BP’s Managing Director for Exploration and Production in Australia, Claire Fitzpatrick, said in a statement this morning that the company would withdraw from the project because it did not align with BP’s “strategic goals”.
Koutsantonis told reporters shortly after the announcement that “every Australian has a right to feel disappointed by BP”.
“They made a promise to the Australian Government that they would spend nearly $1.4 billion on exploration in the Great Australian Bight when they tendered for these tenements and now, they withdraw,” he said.
“BP, today … have done tremendous damage to their international reputation.”
He said the decision was particularly disappointing because, “the prevailing market has remained pretty much unchanged for the past year and a half [and] they could have made this decision a lot earlier”.
Koutsantonis said BP would have to invest in another piece of economic infrastructure in SA or elsewhere in Australia to remain in “good standing with the public” and to regain the trust of Australian Governments.
“What is the opportunity-loss for the country? These are questions the Prime Minister needs to ask of the chief executive of BP,” Koutsantonis said.
Fitzpatrick said: “We have looked long and hard at our exploration plans for the Great Australian Bight but, in the current external environment, we will only pursue frontier exploration opportunities if they are competitive and aligned to our strategic goals.”
“After extensive and careful consideration, this has proven not to be the case for our project to explore in the Bight.
“This decision isn’t a result of a change in our view of the prospectivity of the region, nor of the ongoing regulatory process run by the independent regulator NOPSEMA.
“It is an outcome of our strategy and the relative competitiveness of this project in our portfolio.”
Koutsantonis said he expected the company to make all of its research and exploration work in the Bight, which it has thus-far kept confidential – available to the public so that SA’s geoscience data could be improved, and in order to incentivise other companies to explore the marine area.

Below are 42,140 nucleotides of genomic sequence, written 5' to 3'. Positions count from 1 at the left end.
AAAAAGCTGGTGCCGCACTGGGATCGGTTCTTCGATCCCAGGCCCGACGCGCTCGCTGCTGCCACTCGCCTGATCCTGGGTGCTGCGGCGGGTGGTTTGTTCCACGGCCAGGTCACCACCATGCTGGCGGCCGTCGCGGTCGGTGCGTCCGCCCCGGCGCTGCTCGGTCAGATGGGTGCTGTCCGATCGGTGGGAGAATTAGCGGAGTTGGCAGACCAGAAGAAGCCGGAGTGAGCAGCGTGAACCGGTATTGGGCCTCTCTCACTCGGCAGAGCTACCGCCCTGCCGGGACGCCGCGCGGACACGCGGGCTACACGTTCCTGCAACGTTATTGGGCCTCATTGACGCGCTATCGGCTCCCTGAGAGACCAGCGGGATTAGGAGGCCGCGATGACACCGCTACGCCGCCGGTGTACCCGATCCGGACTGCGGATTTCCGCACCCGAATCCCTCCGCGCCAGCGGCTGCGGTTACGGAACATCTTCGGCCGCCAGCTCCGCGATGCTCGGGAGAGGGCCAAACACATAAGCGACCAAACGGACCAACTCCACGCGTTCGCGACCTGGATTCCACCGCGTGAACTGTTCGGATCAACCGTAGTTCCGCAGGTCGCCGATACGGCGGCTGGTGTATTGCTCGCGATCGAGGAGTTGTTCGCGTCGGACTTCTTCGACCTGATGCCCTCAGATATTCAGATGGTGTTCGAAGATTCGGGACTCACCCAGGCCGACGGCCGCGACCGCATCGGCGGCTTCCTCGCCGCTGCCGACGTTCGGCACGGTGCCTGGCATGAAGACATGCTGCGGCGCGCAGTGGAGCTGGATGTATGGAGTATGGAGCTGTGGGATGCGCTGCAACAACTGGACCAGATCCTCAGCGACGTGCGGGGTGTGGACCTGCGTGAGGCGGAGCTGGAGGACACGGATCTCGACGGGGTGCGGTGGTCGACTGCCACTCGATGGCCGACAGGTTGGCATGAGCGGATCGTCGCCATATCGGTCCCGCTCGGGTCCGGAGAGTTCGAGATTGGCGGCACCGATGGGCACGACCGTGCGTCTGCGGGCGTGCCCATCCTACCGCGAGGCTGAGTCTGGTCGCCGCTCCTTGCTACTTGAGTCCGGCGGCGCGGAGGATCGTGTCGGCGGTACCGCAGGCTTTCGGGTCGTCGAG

Fitzpatrick said the decision had been “incredibly difficult, and we acknowledge it will be felt across the South Australia region”
“We have made significant progress with preparations for drilling in the Bight with the support of communities and federal, state and local governments,” she said.
“We acknowledge our commitments and obligations and our priority now is to work with government and community stakeholders to identify alternative ways of honouring these.”
The company’s plans to explore the Bight have drawn strident criticism from the Wilderness Society and protests from direct-action ocean conservation organisation Sea Shepherd.
The Wilderness Society released scientific modelling last year showing that a potential oil spill in the bight would devastate South Australia’s $422 million fishing industry and coastal tourism across Australia’s southern coast.
Federal regulator NOPSEMA has twice knocked back the company’s environmental plan for the project, asking it to be amended.
Wilderness Society National Director Lyndon Schneiders said this afternoon that all oil companies should abandon any plans to drill there.
Schneiders said the Bight was a haven for marine species.
“The Great Australian Bight waters are deeper, more treacherous and more remote than the Gulf of Mexico, where BP was responsible for 800 million litres of oil spewing into the Gulf for 87 days in 2010,” said Schneiders.
“The Great Australian Bight’s pristine waters are a haven for 36 species of whales and dolphins, including the world’s most important nursery for the endangered southern right whale as well as many humpback, sperm, blue and beak whales.
“It’s also Australia’s most important sea lion nursery and supports seals, orcas, giant cuttlefish and some of Australia’s most important fisheries.”
He said BP’s spill modelling had shown any spill from the project was “guaranteed to impact the South Australian coast and could hit Port Lincoln and Kangaroo Island in 15 days and Adelaide in 20 days”.
“It’s time to end the dangerous fiasco of oil and gas exploration in the Great Australian Bight.”
Schneiders said BP’s abandonment of its plans demonstrated it would be financial “folly” for any other oil company to pursue such plans.
“If BP with all its experience cannot produce an acceptable drilling plan for NOPSEMA, the remaining companies exploring in the Bight will be wasting their shareholders’ money trying to pursue this folly,” Schneiders said.
“This decision shows that it’s too expensive to establish the significant and costly risk management and clean up capacity infrastructure needed to protect our communities from the enormous spill risks associated with drilling in this part of the world.
“Clearly this is a far too high cost oil basin for any oil company to consider exploiting.”
However, Koutsantonis said other companies, including Chevron and Santos, had their own plans to drill in the Bight.
“The oil isn’t going anywhere – there will be other companies that will explore [the Bight],” he said.
“I think, ultimately, this basin will be developed. The question is by whom, and when.”
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